Desiccation cracks following drainage-humidification cycles. With water loss, mainly due to evaporation, suction in the soil increases, producing volumetric shrinkage and tensile stress. When the tensile stress reaches tensile strength, the soil cracks. Desiccation cracks networks can directly control soil hydraulic properties. The aim of this study was for quantifying the hydraulic properties for examples the water retention curve, the saturated hydraulic conductivity, the unsaturated hydraulic conductivity function, the shrinkage dynamics in Tibar soil- clay soil in the Northern of Tunisia. Then a numerical simulation of unsaturated hydraulic properties for a crack network has been attempted. The finite elements code ‘CODE_BRIGHT’ can be used to follow the hydraulic distribution in cracked porous media.

Keywords: desiccation, cracks, permeability, unsaturated hydraulic flow, simulation

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15362 Improving the Residence Time of a Rectangular Contact Tank by Varying the Geometry Using Numerical Modeling

Authors: Yamileth P. Herrera, Ronald R. Gutierrez, Carlos, Pacheco-Bustos

Abstract:

This research aims at the numerical modeling of a rectangular contact tank in order to improve the hydrodynamic behavior and the retention time of the water to be treated with the disinfecting agent. The methodology to be followed includes a hydraulic analysis of the tank to observe the fluid velocities, which will allow evidence of low-speed areas that may generate pathogenic agent incubation or high-velocity areas, which may decrease the optimal contact time between the disinfecting agent and the microorganisms to be eliminated. Based on the results of the numerical model, the efficiency of the tank under the geometric and hydraulic conditions considered will be analyzed. This would allow the performance of the tank to be improved before starting a construction process, thus avoiding unnecessary costs.

Keywords: contact tank, numerical models, hydrodynamic modeling, residence time

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15361 Presenting the Mathematical Model to Determine Retention in the Watersheds

Authors: S. Shamohammadi, L. Razavi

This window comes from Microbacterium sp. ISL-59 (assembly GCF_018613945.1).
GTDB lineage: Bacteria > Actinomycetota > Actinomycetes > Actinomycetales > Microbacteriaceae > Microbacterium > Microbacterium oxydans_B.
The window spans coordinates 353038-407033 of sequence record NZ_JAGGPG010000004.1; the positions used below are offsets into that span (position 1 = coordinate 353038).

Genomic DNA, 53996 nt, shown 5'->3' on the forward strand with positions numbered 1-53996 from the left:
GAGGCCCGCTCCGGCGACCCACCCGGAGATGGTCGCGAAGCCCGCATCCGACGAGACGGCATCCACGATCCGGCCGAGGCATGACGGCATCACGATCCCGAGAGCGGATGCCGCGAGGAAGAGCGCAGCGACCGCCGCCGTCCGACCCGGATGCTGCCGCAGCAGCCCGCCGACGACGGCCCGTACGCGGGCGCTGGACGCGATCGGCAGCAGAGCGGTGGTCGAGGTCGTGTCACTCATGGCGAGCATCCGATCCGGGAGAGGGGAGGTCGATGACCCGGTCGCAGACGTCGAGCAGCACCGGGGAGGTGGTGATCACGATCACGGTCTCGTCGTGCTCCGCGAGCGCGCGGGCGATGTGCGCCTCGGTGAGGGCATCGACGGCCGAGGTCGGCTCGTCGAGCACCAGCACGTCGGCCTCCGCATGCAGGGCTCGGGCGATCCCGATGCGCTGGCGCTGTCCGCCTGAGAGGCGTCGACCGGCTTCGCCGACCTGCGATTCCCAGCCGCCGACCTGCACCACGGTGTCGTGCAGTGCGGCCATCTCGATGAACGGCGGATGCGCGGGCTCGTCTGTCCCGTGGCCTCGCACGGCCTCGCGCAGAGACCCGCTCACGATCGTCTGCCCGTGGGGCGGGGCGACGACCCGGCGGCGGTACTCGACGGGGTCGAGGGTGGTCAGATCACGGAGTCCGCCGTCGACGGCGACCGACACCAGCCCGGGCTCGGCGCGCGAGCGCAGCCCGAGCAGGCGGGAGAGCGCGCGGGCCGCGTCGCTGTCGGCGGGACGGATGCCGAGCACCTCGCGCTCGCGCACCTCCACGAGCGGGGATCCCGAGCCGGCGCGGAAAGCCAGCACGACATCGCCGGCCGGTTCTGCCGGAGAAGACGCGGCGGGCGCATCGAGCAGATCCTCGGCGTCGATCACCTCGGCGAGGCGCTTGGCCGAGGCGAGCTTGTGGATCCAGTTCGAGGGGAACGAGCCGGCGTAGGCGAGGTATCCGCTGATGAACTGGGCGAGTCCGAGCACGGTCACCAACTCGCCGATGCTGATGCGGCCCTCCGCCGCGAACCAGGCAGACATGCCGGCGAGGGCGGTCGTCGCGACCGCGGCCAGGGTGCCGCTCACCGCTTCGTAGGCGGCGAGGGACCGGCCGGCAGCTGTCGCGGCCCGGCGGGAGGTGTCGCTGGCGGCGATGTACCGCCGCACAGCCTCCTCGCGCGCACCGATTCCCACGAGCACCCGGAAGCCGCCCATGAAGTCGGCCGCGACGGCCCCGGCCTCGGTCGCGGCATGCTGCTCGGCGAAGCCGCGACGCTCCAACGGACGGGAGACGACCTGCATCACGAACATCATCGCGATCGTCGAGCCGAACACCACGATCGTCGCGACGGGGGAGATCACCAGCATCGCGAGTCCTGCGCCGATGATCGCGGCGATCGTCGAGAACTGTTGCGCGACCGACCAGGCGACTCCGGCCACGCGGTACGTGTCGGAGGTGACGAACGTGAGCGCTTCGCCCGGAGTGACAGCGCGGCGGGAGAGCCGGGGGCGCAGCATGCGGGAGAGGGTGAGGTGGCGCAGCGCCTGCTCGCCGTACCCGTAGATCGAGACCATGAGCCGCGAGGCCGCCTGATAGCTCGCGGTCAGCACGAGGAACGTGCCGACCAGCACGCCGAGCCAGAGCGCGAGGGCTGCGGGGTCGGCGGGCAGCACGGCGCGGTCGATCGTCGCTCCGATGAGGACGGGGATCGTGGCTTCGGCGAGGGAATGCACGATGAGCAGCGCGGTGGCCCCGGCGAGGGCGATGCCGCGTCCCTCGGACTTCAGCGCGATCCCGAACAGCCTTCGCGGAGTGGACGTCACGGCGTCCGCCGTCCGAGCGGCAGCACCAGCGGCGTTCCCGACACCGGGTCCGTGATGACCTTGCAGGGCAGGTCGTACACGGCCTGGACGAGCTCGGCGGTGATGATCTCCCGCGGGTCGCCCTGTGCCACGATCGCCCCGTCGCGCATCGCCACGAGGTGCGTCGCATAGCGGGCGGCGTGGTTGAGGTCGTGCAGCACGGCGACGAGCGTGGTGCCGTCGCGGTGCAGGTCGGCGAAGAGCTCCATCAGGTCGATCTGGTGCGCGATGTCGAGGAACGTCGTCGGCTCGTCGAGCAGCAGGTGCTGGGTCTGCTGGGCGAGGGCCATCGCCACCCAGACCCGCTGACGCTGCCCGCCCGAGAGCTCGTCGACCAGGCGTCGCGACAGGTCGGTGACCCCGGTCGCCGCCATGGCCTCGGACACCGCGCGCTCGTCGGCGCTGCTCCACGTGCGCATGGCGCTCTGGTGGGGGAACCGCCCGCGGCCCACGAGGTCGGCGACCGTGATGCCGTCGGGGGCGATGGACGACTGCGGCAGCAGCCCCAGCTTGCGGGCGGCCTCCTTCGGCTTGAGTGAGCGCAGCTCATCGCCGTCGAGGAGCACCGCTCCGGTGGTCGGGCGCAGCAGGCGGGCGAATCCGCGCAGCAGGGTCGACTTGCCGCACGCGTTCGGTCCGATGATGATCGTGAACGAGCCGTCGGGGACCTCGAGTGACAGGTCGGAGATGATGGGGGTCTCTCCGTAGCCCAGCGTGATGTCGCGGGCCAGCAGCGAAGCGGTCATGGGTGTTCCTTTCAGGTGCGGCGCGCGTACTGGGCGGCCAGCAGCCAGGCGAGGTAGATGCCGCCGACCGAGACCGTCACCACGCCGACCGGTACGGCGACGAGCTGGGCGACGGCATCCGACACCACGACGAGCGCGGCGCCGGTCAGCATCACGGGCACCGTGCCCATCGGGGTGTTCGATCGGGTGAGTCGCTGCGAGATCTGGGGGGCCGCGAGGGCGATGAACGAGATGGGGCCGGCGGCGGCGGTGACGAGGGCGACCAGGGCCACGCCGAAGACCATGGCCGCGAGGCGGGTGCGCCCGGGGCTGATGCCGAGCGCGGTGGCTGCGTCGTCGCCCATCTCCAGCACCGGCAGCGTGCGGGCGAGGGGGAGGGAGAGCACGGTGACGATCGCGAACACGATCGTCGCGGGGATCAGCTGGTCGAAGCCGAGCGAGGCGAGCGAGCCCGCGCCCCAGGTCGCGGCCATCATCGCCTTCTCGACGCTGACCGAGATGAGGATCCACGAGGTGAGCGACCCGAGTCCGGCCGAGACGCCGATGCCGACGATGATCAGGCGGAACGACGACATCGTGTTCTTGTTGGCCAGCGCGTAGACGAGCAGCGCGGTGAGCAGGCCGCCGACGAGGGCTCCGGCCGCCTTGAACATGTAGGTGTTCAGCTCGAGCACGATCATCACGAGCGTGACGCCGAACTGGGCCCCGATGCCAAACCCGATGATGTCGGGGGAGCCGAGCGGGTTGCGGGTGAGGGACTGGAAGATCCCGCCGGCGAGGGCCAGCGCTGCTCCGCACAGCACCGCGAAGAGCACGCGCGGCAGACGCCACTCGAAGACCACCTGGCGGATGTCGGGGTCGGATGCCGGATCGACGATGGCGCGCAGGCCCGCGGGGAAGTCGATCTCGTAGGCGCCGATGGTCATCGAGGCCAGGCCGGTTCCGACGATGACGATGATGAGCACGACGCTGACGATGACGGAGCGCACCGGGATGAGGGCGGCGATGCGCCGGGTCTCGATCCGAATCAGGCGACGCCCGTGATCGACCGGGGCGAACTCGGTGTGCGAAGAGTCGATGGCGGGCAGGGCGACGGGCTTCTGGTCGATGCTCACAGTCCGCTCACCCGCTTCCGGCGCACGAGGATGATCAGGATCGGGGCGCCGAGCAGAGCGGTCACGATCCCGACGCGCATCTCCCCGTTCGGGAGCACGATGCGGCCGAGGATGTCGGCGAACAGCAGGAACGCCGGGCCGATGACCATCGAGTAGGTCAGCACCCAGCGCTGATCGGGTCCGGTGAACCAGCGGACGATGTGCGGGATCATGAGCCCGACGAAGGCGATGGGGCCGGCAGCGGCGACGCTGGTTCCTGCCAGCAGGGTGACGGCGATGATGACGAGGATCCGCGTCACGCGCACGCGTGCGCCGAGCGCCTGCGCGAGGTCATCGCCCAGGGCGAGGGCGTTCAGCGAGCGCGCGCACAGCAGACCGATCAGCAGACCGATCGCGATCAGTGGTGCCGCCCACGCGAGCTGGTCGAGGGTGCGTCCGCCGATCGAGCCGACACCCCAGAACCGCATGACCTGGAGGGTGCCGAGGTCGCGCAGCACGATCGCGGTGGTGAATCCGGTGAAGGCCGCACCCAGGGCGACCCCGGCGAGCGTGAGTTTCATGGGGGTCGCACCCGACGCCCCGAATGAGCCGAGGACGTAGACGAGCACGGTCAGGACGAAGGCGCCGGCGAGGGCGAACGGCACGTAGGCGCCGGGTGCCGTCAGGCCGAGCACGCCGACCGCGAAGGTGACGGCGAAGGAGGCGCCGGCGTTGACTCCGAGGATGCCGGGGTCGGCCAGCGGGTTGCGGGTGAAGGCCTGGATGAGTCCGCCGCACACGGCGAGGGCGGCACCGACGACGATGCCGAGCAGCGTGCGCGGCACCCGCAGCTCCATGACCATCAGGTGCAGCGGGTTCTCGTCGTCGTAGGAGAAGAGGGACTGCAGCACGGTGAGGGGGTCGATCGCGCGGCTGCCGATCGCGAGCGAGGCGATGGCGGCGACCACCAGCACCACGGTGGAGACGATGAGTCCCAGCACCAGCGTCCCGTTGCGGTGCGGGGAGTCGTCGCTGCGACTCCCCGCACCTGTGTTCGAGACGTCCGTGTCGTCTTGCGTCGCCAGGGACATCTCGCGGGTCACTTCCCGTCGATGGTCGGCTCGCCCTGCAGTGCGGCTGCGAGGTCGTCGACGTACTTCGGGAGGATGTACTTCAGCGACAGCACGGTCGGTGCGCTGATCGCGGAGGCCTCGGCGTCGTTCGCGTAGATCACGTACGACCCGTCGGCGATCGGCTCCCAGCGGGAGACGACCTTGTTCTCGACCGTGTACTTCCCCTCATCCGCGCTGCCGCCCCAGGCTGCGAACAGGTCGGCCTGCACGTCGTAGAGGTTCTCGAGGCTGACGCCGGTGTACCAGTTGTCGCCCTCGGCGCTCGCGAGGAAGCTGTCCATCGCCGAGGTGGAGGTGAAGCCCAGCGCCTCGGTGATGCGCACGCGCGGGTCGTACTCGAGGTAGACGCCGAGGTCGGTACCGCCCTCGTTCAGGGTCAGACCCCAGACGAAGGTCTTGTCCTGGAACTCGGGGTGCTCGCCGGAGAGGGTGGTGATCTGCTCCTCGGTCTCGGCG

Abstract:

This paper based on the principle concepts of SCS-CN model, a new mathematical model for computation of retention potential (S) presented. In the mathematical model, not only precipitation-runoff concepts in SCS-CN model are precisely represented in a mathematical form, but also new concepts, called “maximum retention” and “total retention” is introduced, and concepts of potential retention capacity, maximum retention, and total retention have been separated from each other. In the proposed model, actual retention (F), maximum actual retention (Fmax), total retention (S), maximum retention (Smax), and potential retention (Sp), for the first time clearly defined, so that Sp is not variable, but a function of morphological characteristics of the watershed. Indeed, based on the mathematical relation of the conceptual curve of SCS-CN model, the proposed model provides a new method for the computation of actual retention in watershed and it simply determined runoff based on. In the corresponding relations, in addition to Precipitation (P), Initial retention (Ia), cumulative values of actual retention capacity (F), total retention (S), runoff (Q), antecedent moisture (M), potential retention (Sp), total retention (S), we introduced Fmax and Fmin referring to maximum and minimum actual retention, respectively. As well as, ksh is a coefficient which depends on morphological characteristics of the watershed. Advantages of the modified version versus the original model include a better precision, higher performance, easier calibration and speed computing.

Keywords: model, mathematical, retention, watershed, SCS

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15360 Design an Expert System to Assess the Hydraulic System in Thermal and Hydrodynamic Aspect

Authors: Ahmad Abdul-Razzak Aboudi Al-Issa

Abstract:

Thermal and Hydrodynamic are basic aspects in any hydraulic system and therefore, they must be assessed with regard to this aspect before constructing the system. This assessment needs a good expertise in this aspect to obtain an efficient hydraulic system. Therefore, this study aims to build an expert system called Hydraulic System Calculations (HSC) to ensure a smooth operation for the hydraulic system. The expert system (HSC) had been designed and coded in an user-friendly interactive program called Microsoft Visual Basic 2010. The suggested code provides the designer with a number of choices to resolve the problem of hydraulic oil overheating which may arise during the continuous operation of the hydraulic unit. As a result, the HSC can minimize the human errors, effort, time and cost of hydraulic machine design.